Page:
A Strange Breed Indeed : The Life of A Chef

Graeme Pallister of 63 Tay Street and friends

I’ve heard it said often that chefs are a “separate breed of people” a “special type”.  It’s a bit of a sweeping generalisation that the Politically Correct HR bods would surely have a field day over.  The question is, do I agree? Mmmm – I’d probably have to say yes.

It’s a bit of a strange life we lead and eventually this starts to show. We work long and unsociable hours.  We miss every party and celebration thrown by friends and family (in our defence this is mainly down to you “normal” folk throwing these big events on our busiest day of the week!).  We work – through choice – in heat and noise and constant pressure.  Exact times, temperatures, rules, regulations… every day, all day.

But here’s the thing; you start to love this, you relish the controlled, precise environment.   I’d say that in order to run a great kitchen you need to be a little bit OCD, verging on control freak, with a slightly warped sense of humour and a deep, obsessive passion, for what you do.  Because right alongside the crazy scientific, mathematical order and insane pressure is the freedom to be creative, work with flair, look for a new method of doing something and an innovative way of presenting it.  Take a new ingredient – like monkey puzzle tree nuts! – and make it shine in a combination of other great ingredients and wonderful flavours.  This is the life of a chef.

I am, without doubt or apology, one of these people.  Unlike some, I like to get out of the kitchen at the end of a night and chat to my guests. Discover first-hand how they enjoyed everything, get the feedback directly.  That’s what it’s about for me. I know there are a few chefs out there with egos but this isn’t the fishing for compliments it sometimes looks like. I genuinely LOVE what I do and I’m proud to be a Scottish Chef working in the industry today. I want to know genuinely how you enjoyed your meal, what was good, what would make it better? People part with their hard earned cash for a meal at my table and I take that privilege seriously.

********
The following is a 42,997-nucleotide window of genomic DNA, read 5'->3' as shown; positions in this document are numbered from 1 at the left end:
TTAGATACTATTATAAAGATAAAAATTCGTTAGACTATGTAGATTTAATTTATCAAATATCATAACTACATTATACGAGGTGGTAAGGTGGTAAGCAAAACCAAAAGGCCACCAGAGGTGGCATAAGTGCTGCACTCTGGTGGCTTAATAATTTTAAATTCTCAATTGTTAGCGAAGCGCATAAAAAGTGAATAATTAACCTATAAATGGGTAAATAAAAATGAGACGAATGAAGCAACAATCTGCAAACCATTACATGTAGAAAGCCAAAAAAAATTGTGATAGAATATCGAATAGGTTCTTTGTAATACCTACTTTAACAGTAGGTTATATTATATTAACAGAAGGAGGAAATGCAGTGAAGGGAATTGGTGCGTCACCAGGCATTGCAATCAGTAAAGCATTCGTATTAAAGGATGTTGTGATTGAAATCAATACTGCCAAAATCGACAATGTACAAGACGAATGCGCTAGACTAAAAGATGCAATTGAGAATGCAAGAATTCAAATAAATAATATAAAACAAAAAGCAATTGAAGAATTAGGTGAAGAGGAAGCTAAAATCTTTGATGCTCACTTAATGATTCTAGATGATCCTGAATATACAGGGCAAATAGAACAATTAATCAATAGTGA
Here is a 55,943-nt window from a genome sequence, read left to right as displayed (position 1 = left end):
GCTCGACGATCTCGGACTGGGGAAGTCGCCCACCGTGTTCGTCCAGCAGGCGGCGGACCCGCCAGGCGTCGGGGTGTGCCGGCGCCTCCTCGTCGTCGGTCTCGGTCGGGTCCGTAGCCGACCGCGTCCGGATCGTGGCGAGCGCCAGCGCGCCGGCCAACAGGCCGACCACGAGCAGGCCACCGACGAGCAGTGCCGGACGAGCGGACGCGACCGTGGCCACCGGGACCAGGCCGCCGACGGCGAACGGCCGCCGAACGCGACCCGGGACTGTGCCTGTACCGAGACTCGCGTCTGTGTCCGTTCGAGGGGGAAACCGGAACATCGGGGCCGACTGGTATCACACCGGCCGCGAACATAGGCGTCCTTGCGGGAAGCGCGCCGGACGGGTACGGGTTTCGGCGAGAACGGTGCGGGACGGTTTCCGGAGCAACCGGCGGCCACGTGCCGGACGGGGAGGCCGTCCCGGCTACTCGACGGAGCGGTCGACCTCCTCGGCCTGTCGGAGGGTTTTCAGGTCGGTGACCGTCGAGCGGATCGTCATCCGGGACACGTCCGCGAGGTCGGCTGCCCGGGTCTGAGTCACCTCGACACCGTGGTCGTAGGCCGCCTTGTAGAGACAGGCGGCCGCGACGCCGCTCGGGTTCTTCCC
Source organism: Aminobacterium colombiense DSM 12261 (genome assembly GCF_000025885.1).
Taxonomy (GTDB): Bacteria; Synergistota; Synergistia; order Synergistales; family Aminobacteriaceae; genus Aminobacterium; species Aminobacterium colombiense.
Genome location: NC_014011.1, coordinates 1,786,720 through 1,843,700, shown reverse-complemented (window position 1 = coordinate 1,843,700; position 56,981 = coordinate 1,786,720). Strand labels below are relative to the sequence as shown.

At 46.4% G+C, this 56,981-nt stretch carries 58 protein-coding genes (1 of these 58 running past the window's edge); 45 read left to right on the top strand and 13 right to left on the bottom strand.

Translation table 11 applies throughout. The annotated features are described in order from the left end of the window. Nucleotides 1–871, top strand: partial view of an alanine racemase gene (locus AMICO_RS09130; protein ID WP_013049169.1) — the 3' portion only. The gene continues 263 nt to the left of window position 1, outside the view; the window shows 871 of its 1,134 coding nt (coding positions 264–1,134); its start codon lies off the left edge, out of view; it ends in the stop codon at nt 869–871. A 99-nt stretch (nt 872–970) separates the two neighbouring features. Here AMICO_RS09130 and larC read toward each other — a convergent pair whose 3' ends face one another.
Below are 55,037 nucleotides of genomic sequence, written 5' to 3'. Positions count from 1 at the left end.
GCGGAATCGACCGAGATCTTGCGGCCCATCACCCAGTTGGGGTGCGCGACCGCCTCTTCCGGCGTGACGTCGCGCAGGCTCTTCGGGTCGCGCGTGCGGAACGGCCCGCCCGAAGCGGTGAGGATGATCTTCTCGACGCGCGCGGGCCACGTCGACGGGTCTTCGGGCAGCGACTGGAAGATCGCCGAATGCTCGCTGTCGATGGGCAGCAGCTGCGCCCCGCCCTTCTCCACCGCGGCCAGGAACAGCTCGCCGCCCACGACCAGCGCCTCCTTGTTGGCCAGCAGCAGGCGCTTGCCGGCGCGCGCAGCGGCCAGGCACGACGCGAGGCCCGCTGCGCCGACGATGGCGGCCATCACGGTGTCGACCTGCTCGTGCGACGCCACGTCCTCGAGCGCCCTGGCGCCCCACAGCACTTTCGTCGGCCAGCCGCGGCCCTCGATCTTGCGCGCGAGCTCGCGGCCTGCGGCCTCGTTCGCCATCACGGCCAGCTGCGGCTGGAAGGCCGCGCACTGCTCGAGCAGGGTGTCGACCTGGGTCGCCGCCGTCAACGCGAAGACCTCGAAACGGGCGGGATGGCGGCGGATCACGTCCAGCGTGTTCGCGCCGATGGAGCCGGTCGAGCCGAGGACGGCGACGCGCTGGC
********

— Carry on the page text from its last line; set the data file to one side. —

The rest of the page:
Graeme Pallister of 63 Tay Street and friends
Me and couple of others from the strange breed. Gordon, Gary and Barry.

A wee aside …. With that last comment in mind, I’m on my high horse a bit just now about perceived value.  We do a great lunch and a fantastic pre theatre menu.  Here’s a quick example of what £12 can get you in 63 Tay Street –do bear in mind that everything is handmade in our kitchen from the freshest and finest ingredients we can source. Fresh, oven warm bread; an amuse bouche; a main course such as oxtail risotto or guinea fowl chasseur.  Alternatively, you could visit a chain restaurant or expensive coffee shop and for £12 get a pre-packed sandwich, followed by a pre-packed cake and a bowl of cappuccino. Or a meat (debatable?!) feast pizza!  It astounds me when I think about how much people are being ripped off. I get really, really annoyed.  I want to picket the High Street with “Demand More!” on a large board.

Right! Rant over – but I’d love your feedback on this!  Do leave a comment.

Back to the life of a chef!  My chosen profession may make me a “separate breed” but I am grateful every day that this is the case.  It’s about striving for that perfect dish, the holy grail of food and drink. I have made many, many great friends in this industry  – chefs, producers, suppliers and more.   There is an openness and honesty amongst real chefs and I genuinely feel part of a phenomenal “togetherness”.  Motivating your peers, being pushed forward by the guy at the top of this week’s tree, knowing how hard everyone is working to put Scottish cuisine smack bang in the centre of the global food map.

I’m going to finish by saying this.  It’s a great time to be part of it all. It is inspiring and fulfilling, a noble profession for any young person to enter. If you’re lucky enough to wake up each morning and put on a chef’s jacket then wear it proudly.  Strive to do and deliver your best; nature is not selective, fresh produce is for everyone.  So pick up the phone to a farmer and ask him what he has in season today.  Most importantly, be happy for the guy next to you who is doing well. It’ll be your turn soon enough – I still find great joy in seeing one of my peers making it happen.

It may be a strange life… but I’d recommend it to anyone daring enough to try!

Scroll to Top